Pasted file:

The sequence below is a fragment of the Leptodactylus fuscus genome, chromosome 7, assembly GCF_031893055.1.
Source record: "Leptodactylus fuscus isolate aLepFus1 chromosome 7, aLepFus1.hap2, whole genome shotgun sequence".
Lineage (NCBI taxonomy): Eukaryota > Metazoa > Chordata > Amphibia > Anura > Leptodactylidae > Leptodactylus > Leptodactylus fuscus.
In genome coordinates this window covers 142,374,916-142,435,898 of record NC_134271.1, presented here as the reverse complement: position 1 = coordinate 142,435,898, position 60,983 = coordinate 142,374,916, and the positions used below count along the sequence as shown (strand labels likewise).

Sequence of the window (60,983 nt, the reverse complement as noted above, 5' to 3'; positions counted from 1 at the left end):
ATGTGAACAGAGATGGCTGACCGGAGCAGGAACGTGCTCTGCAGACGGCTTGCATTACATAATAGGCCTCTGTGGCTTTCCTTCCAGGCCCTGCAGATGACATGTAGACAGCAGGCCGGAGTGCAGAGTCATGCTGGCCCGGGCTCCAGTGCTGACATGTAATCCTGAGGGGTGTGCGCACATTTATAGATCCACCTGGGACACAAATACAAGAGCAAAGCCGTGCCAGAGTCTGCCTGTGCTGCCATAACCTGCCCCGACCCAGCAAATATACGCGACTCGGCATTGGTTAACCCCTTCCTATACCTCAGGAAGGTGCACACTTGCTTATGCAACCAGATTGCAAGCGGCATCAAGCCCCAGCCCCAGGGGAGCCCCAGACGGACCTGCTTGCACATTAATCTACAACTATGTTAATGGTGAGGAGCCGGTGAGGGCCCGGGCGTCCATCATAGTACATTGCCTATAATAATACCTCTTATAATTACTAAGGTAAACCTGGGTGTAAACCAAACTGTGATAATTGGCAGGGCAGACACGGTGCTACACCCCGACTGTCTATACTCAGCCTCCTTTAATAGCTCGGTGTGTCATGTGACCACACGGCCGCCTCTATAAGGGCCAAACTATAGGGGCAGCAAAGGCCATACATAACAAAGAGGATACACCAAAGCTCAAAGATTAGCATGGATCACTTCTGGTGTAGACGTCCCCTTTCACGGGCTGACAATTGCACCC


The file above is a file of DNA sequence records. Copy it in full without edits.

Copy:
The sequence below is a fragment of the Leptodactylus fuscus genome, chromosome 7, assembly GCF_031893055.1.
Source record: "Leptodactylus fuscus isolate aLepFus1 chromosome 7, aLepFus1.hap2, whole genome shotgun sequence".
Lineage (NCBI taxonomy): Eukaryota > Metazoa > Chordata > Amphibia > Anura > Leptodactylidae > Leptodactylus > Leptodactylus fuscus.
In genome coordinates this window covers 142,374,916-142,435,898 of record NC_134271.1, presented here as the reverse complement: position 1 = coordinate 142,435,898, position 60,983 = coordinate 142,374,916, and the positions used below count along the sequence as shown (strand labels likewise).

Sequence of the window (60,983 nt, the reverse complement as noted above, 5' to 3'; positions counted from 1 at the left end):
ATGTGAACAGAGATGGCTGACCGGAGCAGGAACGTGCTCTGCAGACGGCTTGCATTACATAATAGGCCTCTGTGGCTTTCCTTCCAGGCCCTGCAGATGACATGTAGACAGCAGGCCGGAGTGCAGAGTCATGCTGGCCCGGGCTCCAGTGCTGACATGTAATCCTGAGGGGTGTGCGCACATTTATAGATCCACCTGGGACACAAATACAAGAGCAAAGCCGTGCCAGAGTCTGCCTGTGCTGCCATAACCTGCCCCGACCCAGCAAATATACGCGACTCGGCATTGGTTAACCCCTTCCTATACCTCAGGAAGGTGCACACTTGCTTATGCAACCAGATTGCAAGCGGCATCAAGCCCCAGCCCCAGGGGAGCCCCAGACGGACCTGCTTGCACATTAATCTACAACTATGTTAATGGTGAGGAGCCGGTGAGGGCCCGGGCGTCCATCATAGTACATTGCCTATAATAATACCTCTTATAATTACTAAGGTAAACCTGGGTGTAAACCAAACTGTGATAATTGGCAGGGCAGACACGGTGCTACACCCCGACTGTCTATACTCAGCCTCCTTTAATAGCTCGGTGTGTCATGTGACCACACGGCCGCCTCTATAAGGGCCAAACTATAGGGGCAGCAAAGGCCATACATAACAAAGAGGATACACCAAAGCTCAAAGATTAGCATGGATCACTTCTGGTGTAGACGTCCCCTTTCACGGGCTGACAATTGCACCC